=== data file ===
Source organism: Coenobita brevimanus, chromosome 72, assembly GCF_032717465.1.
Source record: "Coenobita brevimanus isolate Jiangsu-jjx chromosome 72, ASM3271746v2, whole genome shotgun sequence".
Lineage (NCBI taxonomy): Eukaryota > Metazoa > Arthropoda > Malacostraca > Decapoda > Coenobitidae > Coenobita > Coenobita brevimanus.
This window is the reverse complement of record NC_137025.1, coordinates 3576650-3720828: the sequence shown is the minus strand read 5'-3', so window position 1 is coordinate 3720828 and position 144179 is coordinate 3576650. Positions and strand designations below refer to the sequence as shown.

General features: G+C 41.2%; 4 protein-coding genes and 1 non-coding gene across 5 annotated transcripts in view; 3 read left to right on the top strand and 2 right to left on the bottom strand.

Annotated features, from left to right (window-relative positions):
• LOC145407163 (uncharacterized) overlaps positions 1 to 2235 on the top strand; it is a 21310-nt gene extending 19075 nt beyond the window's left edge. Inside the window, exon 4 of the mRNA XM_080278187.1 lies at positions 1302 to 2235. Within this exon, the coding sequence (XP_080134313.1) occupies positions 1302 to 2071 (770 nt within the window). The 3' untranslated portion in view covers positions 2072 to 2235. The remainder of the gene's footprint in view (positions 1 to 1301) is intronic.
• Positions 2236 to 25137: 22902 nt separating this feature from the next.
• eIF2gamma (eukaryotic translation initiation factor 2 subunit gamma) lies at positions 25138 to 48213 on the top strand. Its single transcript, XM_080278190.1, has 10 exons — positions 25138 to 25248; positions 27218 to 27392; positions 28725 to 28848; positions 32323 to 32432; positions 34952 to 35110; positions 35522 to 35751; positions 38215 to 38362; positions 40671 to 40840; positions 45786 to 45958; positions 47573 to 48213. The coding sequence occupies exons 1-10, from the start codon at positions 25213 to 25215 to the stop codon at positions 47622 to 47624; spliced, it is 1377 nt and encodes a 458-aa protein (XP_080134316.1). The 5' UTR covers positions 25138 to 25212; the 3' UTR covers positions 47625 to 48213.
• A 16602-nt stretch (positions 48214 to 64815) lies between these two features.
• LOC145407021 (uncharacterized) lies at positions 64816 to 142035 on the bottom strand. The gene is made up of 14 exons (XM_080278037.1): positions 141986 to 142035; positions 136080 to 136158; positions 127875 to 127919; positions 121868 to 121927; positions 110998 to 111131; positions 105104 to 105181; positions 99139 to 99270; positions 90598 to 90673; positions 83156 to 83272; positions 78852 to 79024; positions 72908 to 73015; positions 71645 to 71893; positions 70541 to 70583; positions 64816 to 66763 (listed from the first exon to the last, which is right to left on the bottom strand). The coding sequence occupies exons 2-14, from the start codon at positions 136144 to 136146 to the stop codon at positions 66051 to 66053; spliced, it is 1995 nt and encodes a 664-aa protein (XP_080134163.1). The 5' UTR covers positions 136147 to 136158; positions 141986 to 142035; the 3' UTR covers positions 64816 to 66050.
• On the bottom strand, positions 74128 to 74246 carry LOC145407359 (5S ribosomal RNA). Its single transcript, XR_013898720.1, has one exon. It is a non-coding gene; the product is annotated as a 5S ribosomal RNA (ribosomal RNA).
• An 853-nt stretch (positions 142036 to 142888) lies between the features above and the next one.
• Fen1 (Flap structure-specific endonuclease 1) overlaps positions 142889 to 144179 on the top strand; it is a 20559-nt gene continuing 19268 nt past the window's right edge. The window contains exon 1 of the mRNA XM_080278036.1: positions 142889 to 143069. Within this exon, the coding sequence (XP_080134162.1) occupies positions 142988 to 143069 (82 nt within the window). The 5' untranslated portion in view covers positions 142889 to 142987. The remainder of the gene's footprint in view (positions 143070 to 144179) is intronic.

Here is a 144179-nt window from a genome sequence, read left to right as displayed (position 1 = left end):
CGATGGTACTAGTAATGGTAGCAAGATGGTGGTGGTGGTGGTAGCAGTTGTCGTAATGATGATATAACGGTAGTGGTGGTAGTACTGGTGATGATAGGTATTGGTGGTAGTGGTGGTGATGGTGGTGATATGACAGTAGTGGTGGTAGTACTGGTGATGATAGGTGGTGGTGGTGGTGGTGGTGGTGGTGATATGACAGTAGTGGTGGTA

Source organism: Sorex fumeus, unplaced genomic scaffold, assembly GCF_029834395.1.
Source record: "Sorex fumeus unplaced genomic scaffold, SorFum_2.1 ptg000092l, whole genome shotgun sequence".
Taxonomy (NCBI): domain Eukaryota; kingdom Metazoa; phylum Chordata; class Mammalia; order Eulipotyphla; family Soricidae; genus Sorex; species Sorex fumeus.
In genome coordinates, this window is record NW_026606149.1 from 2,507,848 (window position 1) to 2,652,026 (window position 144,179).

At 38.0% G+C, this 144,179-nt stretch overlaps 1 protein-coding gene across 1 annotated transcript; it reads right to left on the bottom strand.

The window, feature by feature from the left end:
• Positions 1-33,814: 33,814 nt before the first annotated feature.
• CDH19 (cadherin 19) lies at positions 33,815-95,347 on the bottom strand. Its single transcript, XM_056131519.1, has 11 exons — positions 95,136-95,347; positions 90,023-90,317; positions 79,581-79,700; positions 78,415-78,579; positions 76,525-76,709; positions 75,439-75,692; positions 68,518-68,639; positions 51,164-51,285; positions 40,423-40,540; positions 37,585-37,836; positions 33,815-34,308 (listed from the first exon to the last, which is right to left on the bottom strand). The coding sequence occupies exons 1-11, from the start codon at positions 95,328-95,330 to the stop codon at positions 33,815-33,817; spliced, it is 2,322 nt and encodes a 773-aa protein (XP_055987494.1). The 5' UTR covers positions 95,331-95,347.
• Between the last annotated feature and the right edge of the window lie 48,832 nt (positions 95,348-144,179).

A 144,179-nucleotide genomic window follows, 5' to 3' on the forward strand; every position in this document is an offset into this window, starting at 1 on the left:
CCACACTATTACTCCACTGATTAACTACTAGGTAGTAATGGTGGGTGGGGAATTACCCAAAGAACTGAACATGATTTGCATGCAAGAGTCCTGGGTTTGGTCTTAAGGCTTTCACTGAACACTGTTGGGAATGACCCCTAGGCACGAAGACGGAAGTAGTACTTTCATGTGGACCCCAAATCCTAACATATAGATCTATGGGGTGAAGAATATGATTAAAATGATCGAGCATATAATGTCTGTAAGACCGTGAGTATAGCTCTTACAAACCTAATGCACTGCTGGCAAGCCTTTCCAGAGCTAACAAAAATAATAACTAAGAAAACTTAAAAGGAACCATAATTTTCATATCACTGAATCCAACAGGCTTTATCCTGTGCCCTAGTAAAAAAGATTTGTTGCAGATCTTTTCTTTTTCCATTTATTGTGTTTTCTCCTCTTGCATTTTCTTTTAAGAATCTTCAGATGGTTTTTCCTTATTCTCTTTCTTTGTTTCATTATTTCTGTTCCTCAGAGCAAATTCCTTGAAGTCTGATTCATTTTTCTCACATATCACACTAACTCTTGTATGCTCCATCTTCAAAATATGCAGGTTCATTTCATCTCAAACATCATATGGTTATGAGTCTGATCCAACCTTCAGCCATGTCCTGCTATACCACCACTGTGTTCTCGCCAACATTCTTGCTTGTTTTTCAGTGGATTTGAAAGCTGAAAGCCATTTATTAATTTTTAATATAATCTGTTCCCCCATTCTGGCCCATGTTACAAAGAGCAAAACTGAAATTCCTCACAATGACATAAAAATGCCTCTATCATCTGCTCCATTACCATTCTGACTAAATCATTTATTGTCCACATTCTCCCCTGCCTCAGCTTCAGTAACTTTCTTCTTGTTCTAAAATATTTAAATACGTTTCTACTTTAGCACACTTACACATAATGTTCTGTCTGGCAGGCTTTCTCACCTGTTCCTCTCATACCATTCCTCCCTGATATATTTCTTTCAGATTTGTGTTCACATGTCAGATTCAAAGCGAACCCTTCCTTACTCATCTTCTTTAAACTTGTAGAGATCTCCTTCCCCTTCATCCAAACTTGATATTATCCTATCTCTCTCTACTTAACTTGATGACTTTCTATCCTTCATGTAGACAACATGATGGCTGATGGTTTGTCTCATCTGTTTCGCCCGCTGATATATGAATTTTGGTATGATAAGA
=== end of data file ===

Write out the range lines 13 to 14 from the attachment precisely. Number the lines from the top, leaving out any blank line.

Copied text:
• An 853-nt stretch (positions 142036 to 142888) lies between the features above and the next one.
• Fen1 (Flap structure-specific endonuclease 1) overlaps positions 142889 to 144179 on the top strand; it is a 20559-nt gene continuing 19268 nt past the window's right edge. The window contains exon 1 of the mRNA XM_080278036.1: positions 142889 to 143069. Within this exon, the coding sequence (XP_080134162.1) occupies positions 142988 to 143069 (82 nt within the window). The 5' untranslated portion in view covers positions 142889 to 142987. The remainder of the gene's footprint in view (positions 143070 to 144179) is intronic.